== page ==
First impression of caterer Eurest: users are satisfied, but prices and banqueting could be improved

First impression of caterer Eurest: users are satisfied, but prices and banqueting could be improved

Elpoyee shortage also affects catering businesses


MAASTRICHT. Caterer Eurest did not have the easiest of starts at Maastricht University. Their contract started while the whole of the Netherlands was in lockdown and the university was almost completely closed. Since then, students and employees have been able to make normal use of their services for some months now. How is that going?

He has just received the results of the latest Flycatcher survey, says René Kersten from Eurest. “In general, people are satisfied. We see the same thing in our continuous guest surveys that people can complete by scanning a QR code when they are in our restaurants or shops.” Two things that continue to pop up in these surveys, also when Albron was still the caterer, are prices and the vegetarian/vegan selection. Prices are a tough one, says contract manager Mark Anneveldt as well. “Raw material prices continue to rise; just like groceries will not become cheaper in the coming time, neither will the caterer prices go down.” “We regularly compare our prices to those of companies on and around the university campus. They are about the same, but sometimes people expect the university prices to be lower”, adds Kersten. Eurest continues to expand the selection of vegetable products, says Kersten. “But of course, it is always possible to add more. That’s why we facilitated a few student study projects in the past months to look at how we can improve further.”

Postponed plans

Kersten also hopes that the caterer can soon meet a number of the agreements from the contract that were set aside because of Covid. “For example, we want to organise an Idea-competition in which students can submit ideas in terms of sustainability, the assortment, product quality and service. The best ideas will be awarded with a voucher from Ikea, hence the name of the competition: Idea. But to do this, students will have to be on campus and be familiar with our present selection.”

Another plan concerns food and drinks that have to be discarded. “We want to start weighing and labelling our waste. That way we get information that we can use to adapt our company processes. The idea is that we work smarter and produce less waste. If you know that you often throw away tomato soup, you could make less tomato soup. If too many products are past their consumption date, you can change buying policies. Except, it is quite an investment – we want to fit out our waste bins with tablets and cameras – but that is only worth doing if we have a normal turnover, otherwise you don’t get a true picture.”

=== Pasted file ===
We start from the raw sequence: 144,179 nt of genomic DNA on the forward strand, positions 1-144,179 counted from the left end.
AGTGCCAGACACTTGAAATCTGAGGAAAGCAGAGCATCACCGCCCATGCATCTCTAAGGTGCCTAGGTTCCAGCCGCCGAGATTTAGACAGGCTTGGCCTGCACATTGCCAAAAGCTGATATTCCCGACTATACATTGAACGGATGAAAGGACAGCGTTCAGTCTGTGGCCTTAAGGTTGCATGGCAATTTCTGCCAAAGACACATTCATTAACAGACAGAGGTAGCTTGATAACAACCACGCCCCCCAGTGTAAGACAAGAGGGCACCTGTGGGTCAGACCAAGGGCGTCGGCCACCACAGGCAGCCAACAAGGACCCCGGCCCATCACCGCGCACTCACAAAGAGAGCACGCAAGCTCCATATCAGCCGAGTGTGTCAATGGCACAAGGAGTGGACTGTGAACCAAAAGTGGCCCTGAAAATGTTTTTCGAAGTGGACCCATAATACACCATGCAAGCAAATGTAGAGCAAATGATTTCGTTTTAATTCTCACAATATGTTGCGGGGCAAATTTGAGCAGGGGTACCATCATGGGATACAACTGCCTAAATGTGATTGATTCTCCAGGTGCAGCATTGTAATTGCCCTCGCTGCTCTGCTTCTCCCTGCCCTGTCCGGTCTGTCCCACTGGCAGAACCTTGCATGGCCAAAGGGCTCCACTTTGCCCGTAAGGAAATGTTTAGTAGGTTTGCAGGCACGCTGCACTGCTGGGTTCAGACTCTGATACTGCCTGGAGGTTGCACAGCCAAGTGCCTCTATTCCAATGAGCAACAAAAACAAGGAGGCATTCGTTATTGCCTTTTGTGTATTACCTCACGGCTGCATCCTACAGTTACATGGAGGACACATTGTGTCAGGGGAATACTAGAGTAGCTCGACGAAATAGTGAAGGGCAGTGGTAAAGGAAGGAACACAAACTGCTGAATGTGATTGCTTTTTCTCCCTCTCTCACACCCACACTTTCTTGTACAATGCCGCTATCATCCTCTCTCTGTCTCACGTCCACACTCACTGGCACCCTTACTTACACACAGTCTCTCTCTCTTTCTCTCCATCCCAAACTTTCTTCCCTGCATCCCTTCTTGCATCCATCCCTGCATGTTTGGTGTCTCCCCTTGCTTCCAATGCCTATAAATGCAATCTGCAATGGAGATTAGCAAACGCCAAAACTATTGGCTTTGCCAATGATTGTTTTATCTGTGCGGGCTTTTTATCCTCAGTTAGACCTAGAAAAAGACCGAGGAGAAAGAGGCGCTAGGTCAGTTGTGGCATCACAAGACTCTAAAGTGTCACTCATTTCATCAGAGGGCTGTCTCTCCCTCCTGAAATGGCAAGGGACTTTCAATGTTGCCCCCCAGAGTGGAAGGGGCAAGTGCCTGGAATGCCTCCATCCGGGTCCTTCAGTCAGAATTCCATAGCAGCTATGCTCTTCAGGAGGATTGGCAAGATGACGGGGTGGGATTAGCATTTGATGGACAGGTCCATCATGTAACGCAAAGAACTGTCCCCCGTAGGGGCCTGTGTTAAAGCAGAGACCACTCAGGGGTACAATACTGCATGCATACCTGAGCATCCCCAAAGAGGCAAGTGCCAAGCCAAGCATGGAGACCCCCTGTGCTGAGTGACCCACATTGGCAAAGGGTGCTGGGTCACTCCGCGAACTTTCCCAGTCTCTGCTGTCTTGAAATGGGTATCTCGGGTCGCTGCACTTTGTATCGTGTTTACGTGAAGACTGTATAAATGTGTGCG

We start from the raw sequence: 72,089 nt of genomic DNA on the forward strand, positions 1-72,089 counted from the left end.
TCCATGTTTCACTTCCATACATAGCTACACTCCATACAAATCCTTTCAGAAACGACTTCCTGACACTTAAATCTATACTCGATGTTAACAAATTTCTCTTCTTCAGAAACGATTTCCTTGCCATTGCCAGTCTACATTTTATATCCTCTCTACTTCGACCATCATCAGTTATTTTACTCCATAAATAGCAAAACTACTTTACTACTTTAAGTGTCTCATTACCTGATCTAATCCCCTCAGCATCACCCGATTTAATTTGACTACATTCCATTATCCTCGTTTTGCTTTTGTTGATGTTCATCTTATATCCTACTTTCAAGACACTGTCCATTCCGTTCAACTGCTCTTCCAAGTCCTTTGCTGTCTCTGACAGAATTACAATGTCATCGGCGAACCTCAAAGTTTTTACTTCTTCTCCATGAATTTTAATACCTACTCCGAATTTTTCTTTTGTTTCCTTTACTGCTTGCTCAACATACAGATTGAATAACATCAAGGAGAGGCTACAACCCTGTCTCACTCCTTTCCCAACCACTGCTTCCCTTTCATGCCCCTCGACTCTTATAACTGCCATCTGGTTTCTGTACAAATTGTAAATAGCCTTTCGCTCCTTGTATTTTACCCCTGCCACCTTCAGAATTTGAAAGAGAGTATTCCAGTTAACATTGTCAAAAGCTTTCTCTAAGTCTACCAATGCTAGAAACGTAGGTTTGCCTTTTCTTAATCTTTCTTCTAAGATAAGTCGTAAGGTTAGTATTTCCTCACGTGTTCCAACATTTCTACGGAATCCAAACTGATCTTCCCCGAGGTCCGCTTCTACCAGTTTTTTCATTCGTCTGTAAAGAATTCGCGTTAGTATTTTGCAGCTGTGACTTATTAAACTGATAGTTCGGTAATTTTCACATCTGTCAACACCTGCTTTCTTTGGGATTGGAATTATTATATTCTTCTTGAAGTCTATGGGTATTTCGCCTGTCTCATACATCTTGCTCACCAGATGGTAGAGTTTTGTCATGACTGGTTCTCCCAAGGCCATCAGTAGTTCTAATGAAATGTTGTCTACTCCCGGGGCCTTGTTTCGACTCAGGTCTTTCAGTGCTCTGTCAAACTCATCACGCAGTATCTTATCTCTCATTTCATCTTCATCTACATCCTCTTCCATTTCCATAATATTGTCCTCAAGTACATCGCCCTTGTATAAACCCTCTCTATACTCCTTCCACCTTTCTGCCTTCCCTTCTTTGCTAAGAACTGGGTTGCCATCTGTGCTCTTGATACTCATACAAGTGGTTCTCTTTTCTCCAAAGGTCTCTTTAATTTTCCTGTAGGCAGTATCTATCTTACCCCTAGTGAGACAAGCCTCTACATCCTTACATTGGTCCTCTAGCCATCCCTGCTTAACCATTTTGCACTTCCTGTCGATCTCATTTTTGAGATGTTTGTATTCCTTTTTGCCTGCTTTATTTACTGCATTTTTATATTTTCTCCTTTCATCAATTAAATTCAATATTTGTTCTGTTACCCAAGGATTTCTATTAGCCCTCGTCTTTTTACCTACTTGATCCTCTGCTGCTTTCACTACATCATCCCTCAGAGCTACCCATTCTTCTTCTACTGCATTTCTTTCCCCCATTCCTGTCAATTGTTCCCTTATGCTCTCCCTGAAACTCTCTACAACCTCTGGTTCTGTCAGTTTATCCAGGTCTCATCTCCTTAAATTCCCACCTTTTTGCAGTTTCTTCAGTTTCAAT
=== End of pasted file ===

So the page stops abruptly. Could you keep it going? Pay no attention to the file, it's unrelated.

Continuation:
Employee shortage

Then there is the employee shortage. Just like many other catering businesses, Eurest also has a problem in this area. “In the university restaurants and shops, it is going reasonably well,” says Kersten. “But if someone is sick or has a day off, we have a problem filling that spot. We use job agencies, but they also have trouble finding people. All restaurants are fishing in the same pond.”

There is a bigger problem in the case of catering for meetings, drinks and other events, the so-called banqueting. “That is not yet what it should be,” says Anneveldt. “Before Covid – when Albron was still our caterer – they had eight people working for them,” Kersten explains. “During the lockdowns, temporary contracts were not renewed, as a result of which we ended up having only four employees left. Regular orders are usually not too much of a problem, but there are also a lot of special events. We received more applications than ever for those, probably because many events were postponed due to Covid and are now being held after all. Fortunately, we have been able to hire two new colleagues.”

Only apples

Another complaint is the selection for banqueting. Apparently, it is too limited. For example, instead of a bowl of mixed fruit, some got only different kind of apples. The ordering process has changed, says Kersten. “We work with the no waste principle, which means that we match orders to the changing offer in the restaurants. Previously, you ordered the rolls you wanted. Now, you can only choose between ordinary, vegetarian or vegan rolls. Exactly what you get on it, depends on what the restaurant has on offer that day. That way, we prevent food wastage. The UM was very enthusiastic about this during the tendering process, but for the person ordering it is taking some getting used to. By the way, I think it is justified criticism that you don’t just get apples when you order mixed fruit. If, when putting together the basket, one mainly takes apples from the restaurant, because there are usually many of them, I see that as laziness. That needs to be improved.”

Author: Cleo Freriks

Photo: Daria Shevtsova via Pexels

Tags: ctaering,eurest,albron,cater,vegetarian,vegan,price,expensive,labour market,shortage,employee shortage,banqueting

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